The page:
MadSci Network: Anatomy

Re: Does water change factor in hair loss for men ? Even teenagers ?

Date: Fri Apr 17 05:46:35 2009
Posted By: Sean Hunt, Secondary School Teacher
Area of science: Anatomy
ID: 1237241825.An

studies in 2005 and 2007 (see 1 below) have shown that baldness is indeed
X-linked. In other words a recessive gene (or combination of genes) that is
inherited down the maternal line. It is not a straight forward inheritance
as the gene is recessive which (as you may know) means that it would have
to express itself in order to cause baldness. Hence there is no guarantee
that your son, should you have one, will be bald even if your future wife's
grandfather and father were bald. 

There are a number of causes of baldness and I refer you to an excellent
website (see 2 below) for further details. It may be caused by genetic or
environmental factors. As to treatment for your hair loss I would advise
that you visit a dermatologist so that you can be given an accurate
diagnosis and appropriate advice. There are only two approved drugs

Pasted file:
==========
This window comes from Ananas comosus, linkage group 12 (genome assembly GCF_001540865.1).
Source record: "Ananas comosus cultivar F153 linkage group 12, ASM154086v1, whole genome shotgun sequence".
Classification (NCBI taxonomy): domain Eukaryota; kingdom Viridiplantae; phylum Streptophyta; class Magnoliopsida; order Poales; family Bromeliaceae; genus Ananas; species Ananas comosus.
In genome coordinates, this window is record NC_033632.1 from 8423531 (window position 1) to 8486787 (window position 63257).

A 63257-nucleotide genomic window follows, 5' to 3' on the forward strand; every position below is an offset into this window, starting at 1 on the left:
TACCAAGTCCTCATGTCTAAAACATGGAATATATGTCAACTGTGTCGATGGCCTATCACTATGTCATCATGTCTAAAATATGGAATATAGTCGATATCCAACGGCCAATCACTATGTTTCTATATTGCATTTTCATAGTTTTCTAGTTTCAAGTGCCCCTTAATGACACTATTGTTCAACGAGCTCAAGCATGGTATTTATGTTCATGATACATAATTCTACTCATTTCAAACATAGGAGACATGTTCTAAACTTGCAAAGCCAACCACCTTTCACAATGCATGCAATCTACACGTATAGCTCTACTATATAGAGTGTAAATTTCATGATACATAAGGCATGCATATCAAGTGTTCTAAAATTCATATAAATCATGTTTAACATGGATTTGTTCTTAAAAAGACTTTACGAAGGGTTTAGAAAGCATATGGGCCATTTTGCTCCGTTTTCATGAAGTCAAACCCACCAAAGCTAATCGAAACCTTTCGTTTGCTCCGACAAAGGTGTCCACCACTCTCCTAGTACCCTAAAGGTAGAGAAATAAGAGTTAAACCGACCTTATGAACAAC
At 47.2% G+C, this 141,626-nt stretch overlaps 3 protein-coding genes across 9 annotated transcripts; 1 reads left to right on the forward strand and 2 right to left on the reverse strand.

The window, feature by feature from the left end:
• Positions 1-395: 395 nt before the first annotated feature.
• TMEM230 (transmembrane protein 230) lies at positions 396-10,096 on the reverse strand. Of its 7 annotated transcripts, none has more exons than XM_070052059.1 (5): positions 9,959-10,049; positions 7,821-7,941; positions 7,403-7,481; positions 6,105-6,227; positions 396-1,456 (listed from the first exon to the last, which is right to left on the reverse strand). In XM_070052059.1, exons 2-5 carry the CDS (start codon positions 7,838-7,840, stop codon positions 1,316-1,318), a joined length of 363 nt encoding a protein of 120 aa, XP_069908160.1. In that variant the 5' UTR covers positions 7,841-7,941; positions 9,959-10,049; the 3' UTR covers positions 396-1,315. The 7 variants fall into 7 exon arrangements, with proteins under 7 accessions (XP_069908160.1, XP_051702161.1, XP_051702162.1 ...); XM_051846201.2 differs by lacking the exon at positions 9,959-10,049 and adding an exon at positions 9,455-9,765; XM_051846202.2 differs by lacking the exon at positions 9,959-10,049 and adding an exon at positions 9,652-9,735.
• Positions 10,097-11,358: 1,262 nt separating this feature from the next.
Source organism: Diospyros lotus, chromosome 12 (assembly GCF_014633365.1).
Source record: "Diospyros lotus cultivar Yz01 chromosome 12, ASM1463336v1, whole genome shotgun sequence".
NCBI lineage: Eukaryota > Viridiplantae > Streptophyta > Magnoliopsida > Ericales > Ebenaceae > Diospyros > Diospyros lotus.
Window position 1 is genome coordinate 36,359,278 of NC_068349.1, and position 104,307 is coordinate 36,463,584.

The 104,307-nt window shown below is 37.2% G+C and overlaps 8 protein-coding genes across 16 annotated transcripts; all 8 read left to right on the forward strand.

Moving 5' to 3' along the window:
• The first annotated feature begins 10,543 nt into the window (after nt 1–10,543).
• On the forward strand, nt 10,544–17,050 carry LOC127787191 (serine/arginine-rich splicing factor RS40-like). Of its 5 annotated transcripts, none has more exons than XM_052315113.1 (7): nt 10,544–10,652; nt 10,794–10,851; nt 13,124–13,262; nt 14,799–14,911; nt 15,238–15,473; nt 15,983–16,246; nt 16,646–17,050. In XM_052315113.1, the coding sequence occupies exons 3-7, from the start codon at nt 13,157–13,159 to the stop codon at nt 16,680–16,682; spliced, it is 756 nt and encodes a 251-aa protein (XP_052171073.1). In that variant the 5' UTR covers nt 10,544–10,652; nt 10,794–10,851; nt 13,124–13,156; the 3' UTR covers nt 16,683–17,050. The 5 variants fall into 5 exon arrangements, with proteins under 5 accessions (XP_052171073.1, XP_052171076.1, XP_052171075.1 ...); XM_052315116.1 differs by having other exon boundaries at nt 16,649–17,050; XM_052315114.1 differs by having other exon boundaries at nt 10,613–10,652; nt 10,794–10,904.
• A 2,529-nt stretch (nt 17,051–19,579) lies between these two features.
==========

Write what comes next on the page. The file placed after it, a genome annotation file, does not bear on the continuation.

available which actually work so beware of bogus treatments. 

As to Texas water, I am at a loss to come up with a decent explanation that
I could satisfy you with. Certainly chemical poisoning can cause hair loss
as can iron deficiency. The large number of bald kids in your school is
certainly unusual but could be simply a statistical high. For example
temporary hair loss in a large number of individuals could be caused by
fungal infections such as ringworm which are extremely contagious. Also
common is hair loss due to stress although this tends to be more localised
on the scalp. Should you visit a dermatologist and receive an inconclusive
diagnosis to your baldness then it might be worth investigating the water
situation further. 

There could be a problem with the water which could indicate chemical or
radiological contamination. However the Environmental Protection Agency
(EPA) and the Texas water authorities do monitor drinking water safety
especially for schools and hospitals. Having said that there was a famous
case in the 1960's involving Erin Brockovich where it was shown that
drinking water contained the poisonous metal ion Chromium VI. I am certain
that there is no malicious intent to contaminate your drinking water but it
can happen occasionally. If you suspect poisoning then see a doctor get a
positive diagnosis then allow the relevant authorities to investigate. 

1.Hillmer AM, Hanneken S, Genetic variation in the human androgen receptor
gene is the major determinant of common early-onset Androgenetic Alopecia
(AGA). Department of Genomics, Life and Brain Center, University of Bonn,
Bonn, Germany.


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